The annals of Kendal

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Page 362 - ample brow, in darkness paired; But each instinct with spirit; and the frame Of the whole countenance alive with thought, Fancy and understanding; while the voice Discoursed of natural and moral truth With eloquence, and such authentic power, That in his presence humbler knowledge stood Abashed, and tender pity overawed.
Page 366 - that, though, not to him returned, " Day, or the sweet approach of even or morn, Or sight of vernal bloom, or summer's
Page 49 - 0 Lord our God, all this store that we have prepared to build Thee an House for Thine Holy Name cometh of Thine hand, and is all Thine own.
Page 56 - All eyes upon the gateway hung When through the gothic arch there sprung A horseman arm'd, at headlong speed— Sable his cloak, his plume, his steed. Fire from the flinty floor was spurned, The vaults unwonted clang returned!
Page 325 - ye must take some pains to come early in the morning, that ye may be gone again by seven o'clock, and so I suppose ye may come without suspect. I pray you let me have knowledge over-night at what hour ye will come, that your porteress may wait at the gate to the fields for you.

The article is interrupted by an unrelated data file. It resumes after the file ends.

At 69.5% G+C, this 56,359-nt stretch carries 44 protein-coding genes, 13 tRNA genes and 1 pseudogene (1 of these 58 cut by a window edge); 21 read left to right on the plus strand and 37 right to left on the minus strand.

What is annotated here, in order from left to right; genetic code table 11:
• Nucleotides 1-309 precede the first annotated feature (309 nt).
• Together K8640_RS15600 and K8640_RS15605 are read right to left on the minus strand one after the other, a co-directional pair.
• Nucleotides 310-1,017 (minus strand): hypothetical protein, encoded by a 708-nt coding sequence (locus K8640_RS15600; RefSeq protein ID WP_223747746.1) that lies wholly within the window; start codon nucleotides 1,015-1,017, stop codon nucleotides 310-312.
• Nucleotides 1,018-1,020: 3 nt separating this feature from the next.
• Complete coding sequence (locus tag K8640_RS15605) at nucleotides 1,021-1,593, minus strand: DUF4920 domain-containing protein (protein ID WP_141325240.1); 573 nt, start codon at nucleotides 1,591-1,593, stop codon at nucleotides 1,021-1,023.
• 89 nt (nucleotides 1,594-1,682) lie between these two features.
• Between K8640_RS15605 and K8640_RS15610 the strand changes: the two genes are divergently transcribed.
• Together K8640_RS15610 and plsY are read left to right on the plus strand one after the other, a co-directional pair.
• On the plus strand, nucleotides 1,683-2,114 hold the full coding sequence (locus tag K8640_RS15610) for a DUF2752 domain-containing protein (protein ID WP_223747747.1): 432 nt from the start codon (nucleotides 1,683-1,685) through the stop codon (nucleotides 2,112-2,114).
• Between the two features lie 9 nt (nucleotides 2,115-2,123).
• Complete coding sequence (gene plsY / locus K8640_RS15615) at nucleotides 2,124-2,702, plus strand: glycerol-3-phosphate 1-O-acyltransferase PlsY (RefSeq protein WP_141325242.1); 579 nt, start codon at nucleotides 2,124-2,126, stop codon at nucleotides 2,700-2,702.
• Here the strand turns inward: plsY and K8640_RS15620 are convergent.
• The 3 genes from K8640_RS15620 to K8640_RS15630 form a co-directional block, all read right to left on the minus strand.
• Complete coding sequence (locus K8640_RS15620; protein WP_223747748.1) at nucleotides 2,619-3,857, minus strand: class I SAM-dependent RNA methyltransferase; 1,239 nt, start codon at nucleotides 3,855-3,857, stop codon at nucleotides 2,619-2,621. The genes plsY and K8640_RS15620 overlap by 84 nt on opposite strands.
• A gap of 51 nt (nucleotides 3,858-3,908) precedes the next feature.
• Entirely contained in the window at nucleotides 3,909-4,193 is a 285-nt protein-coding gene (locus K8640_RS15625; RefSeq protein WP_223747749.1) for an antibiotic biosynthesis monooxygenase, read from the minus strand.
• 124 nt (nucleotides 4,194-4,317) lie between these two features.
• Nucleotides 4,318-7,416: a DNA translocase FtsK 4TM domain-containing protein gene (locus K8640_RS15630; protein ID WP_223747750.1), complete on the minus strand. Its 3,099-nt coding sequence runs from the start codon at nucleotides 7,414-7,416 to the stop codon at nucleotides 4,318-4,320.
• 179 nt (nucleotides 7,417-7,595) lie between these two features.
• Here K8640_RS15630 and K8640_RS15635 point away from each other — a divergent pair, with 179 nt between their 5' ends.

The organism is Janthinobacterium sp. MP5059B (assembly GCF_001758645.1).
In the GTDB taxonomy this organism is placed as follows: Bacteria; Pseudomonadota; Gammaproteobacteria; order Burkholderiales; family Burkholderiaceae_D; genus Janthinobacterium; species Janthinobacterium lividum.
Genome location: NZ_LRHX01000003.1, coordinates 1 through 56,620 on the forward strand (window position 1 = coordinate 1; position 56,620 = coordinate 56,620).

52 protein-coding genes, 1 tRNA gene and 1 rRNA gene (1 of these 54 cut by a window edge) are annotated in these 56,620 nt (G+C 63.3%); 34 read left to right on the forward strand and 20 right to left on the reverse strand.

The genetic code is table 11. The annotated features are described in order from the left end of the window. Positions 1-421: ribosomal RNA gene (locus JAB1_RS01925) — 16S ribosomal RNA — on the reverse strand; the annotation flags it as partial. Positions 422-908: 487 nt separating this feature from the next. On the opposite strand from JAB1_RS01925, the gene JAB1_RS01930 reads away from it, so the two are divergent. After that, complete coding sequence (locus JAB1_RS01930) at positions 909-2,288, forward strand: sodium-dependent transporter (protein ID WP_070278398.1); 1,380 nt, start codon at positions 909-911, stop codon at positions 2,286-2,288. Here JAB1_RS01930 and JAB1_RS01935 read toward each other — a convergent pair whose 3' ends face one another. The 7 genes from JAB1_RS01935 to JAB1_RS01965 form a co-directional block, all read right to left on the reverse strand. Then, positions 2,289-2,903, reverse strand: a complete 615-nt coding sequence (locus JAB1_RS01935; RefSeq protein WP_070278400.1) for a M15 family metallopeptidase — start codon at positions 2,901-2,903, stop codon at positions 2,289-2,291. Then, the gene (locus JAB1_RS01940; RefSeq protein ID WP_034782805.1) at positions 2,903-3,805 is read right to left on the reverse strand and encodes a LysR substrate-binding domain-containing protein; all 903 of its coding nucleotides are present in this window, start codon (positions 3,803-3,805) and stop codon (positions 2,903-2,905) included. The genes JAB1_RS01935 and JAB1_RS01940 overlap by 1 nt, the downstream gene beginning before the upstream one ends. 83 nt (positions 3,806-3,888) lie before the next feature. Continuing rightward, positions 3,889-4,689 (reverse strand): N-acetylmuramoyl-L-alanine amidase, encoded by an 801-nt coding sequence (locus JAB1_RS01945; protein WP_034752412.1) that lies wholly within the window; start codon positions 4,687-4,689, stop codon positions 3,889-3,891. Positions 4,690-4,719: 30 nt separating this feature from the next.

Page 203 - the National Society for promoting the education of the poor, in the principles of the Established Church throughout England and Wales.
Page 4 - the terror of the Roman arms. Julius Frontinus succeeded Cerealis, both in authority and reputation; but the general who finally established the dominion of the Romans in this island was JULIUS AGRICOLA, who governed it
Page 333 - the puritanical bishop." Fuller remarks, that " it was said of him, in the time of King James I., that organs would blow him out of the church, which I do not believe, the rather because he was loving of, and skilful in, vocal musick, and could bear his part therein. He was of a weak
Page 25 - to their sovereign. The whole kingdom contained about 700 chief tenants, and 60,215 knights' fees. And as none of the English were admitted into the first rank, the few who retained their landed possessions were glad to be received under the protection of some powerful Norman baron, though at the cost of an oppressive burden on
Page 276 - reading men in manufacturing towns. In Kendal, especially, in Bridgewater, and in Manchester, I have witnessed more interesting conversations, as much information, and more natural eloquence in conveying it, than usually in literary cities, or in places professedly learned.

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